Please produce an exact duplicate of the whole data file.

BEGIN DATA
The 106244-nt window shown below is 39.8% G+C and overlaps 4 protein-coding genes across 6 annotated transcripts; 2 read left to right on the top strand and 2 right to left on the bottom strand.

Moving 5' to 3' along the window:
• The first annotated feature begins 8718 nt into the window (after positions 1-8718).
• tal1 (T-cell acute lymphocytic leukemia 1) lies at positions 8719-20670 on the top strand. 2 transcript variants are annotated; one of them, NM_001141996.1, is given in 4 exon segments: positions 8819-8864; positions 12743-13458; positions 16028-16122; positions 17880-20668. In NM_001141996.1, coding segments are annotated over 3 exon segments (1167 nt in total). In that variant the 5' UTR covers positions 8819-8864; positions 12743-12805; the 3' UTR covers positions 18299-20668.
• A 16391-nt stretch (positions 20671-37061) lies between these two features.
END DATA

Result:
The 106244-nt window shown below is 39.8% G+C and overlaps 4 protein-coding genes across 6 annotated transcripts; 2 read left to right on the top strand and 2 right to left on the bottom strand.

Moving 5' to 3' along the window:
• The first annotated feature begins 8718 nt into the window (after positions 1-8718).
• tal1 (T-cell acute lymphocytic leukemia 1) lies at positions 8719-20670 on the top strand. 2 transcript variants are annotated; one of them, NM_001141996.1, is given in 4 exon segments: positions 8819-8864; positions 12743-13458; positions 16028-16122; positions 17880-20668. In NM_001141996.1, coding segments are annotated over 3 exon segments (1167 nt in total). In that variant the 5' UTR covers positions 8819-8864; positions 12743-12805; the 3' UTR covers positions 18299-20668.
• A 16391-nt stretch (positions 20671-37061) lies between these two features.